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Biologists have taken a census of a very large population: the bacteria that live on our skin. Consider this: A human body contains 10 times as many bacterial cells as it does human cells. And as NPR's Richard Harris reports, it turns out the diversity of life on our skin is remarkable.
RICHARD HARRIS: When you think of an ecosystem, you probably think of the savannah, or the ocean or the rich of life of a tropical rain forest. Well, Julia Segre, at the National Human Genome Research Institute, has been exploring an ecosystem much closer to home: our skin.
Dr. JULIA SEGRE (National Human Genome Research Institute): We think of the skin as a desert, but within the desert of our dry skin, there are these streams - and those are the creases of our bodies. And then there are the oases, so places that are very moist and rich. That would be something like the underarm or the bellybutton.
HARRIS: Segre and her colleagues sampled the bacterial wildlife from 20 different spots on the bodies of 10 volunteers. They found, like on our planet, there are astonishing differences from one place to the next.
Dr. SEGRE: Of the human skin, we think of the inside of the nose as the rain forest.
HARRIS: There, the researchers discovered a huge wealth of biological diversity. Oily parts of the skin, like next to the nose or behind the ear, are a host to a whole different ecosystem of microorganisms. And even dry spots turn out to harbor different mixes of organisms.
Segre and her colleagues report the results in the current issue of Science magazine. She says this is fascinating stuff, but she says it's also potentially useful.
Dr. SEGRE: We had always wondered why it is that skin diseases strike in one place or another. Eczema is always inside the elbow. Psoriasis is on the outside of the elbow. Those human cells are the same.
HARRIS: It turns out the skin's the same, but the microbes that live inside the elbow and outside the elbow are quite different. Now, psoriasis and eczema are apparently not caused by bacteria, but they could be a reaction triggered by a change in the ecosystems of the germs on our skin.
Dr. SEGRE: So when we think about what promotes health and also what causes disease, we have to consider that it could be the bacteria and the fungi and the other microorganisms that live together with us, that they could be out of balance.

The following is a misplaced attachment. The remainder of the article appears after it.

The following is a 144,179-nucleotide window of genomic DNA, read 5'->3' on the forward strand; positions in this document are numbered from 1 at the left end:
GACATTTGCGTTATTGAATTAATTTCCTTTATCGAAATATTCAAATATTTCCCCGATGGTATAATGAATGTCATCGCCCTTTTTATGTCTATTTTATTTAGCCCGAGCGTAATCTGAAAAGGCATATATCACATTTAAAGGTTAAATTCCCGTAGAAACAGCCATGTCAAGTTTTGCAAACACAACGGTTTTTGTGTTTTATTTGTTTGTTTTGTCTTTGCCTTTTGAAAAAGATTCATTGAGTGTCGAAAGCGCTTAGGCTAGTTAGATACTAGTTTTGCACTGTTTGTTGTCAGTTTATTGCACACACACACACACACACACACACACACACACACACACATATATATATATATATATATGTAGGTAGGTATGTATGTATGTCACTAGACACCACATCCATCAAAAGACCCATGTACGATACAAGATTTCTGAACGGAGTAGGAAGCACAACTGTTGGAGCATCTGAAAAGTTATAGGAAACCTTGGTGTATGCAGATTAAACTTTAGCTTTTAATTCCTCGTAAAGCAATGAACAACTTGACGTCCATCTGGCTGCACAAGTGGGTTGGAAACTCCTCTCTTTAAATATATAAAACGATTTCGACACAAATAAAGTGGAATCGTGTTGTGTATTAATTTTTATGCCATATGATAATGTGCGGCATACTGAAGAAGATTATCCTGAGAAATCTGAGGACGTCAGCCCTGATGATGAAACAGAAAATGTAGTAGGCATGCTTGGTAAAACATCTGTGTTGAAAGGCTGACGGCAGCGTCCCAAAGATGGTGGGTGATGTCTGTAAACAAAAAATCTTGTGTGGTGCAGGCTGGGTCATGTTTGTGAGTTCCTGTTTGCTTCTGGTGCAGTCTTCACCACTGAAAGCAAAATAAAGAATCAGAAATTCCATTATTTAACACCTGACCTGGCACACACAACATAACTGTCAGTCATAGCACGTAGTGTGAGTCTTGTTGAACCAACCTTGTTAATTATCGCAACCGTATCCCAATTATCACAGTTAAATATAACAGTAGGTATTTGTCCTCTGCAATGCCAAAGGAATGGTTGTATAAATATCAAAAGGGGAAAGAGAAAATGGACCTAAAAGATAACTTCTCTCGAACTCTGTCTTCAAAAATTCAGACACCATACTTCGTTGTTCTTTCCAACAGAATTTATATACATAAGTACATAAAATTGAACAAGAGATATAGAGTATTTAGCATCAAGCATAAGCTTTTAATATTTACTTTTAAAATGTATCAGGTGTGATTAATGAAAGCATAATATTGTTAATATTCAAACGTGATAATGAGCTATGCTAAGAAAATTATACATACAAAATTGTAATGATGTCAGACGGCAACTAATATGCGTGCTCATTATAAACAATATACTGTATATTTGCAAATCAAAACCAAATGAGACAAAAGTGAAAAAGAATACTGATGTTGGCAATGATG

HARRIS: Now, considering that the field of microbiology is more than 100 years old, you'd think scientists would've discovered all this long ago. The problem is, 99 percent of skin germs don't grow in the laboratory, so scientists couldn't identify them. Now they can by fingerprinting their DNA, and that's opened up a whole new world. Martin Blaser at New York University sees enormous opportunity in this field.
Dr. MARTIN BLASER (New York University): The first step is to do the kind of census that is done here. And then a further step is to begin to understand what are the interactions that our microbes are having with our own cells, first in health and then ultimately in disease.
HARRIS: And the microbes are not just interacting with us, but also with one other.
Dr. BLASER: If this is like other ecosystems, the microbes are both competing with one another and cooperating.
HARRIS: And skin is just the start. The National Institutes of Health is now embarking on a follow-on to the Human Genome Project called the Human Microbiome Project. Julie Segre says we won't really understand human biology without a deeper appreciation for our fellow travelers.
Dr. SEGRE: The human genome is really an amalgamation of the human cells and the bacterial cells. And it's time for us to turn attention to the other organisms that live together with our human cells.
HARRIS: In fact, given the enormous variety of bacteria that Segre has cataloged with this latest census, it's likely that the bacteria in total have far more genes than we do. It'll be a challenge to decipher them all, but that's the goal.
Richard Harris, NPR News.
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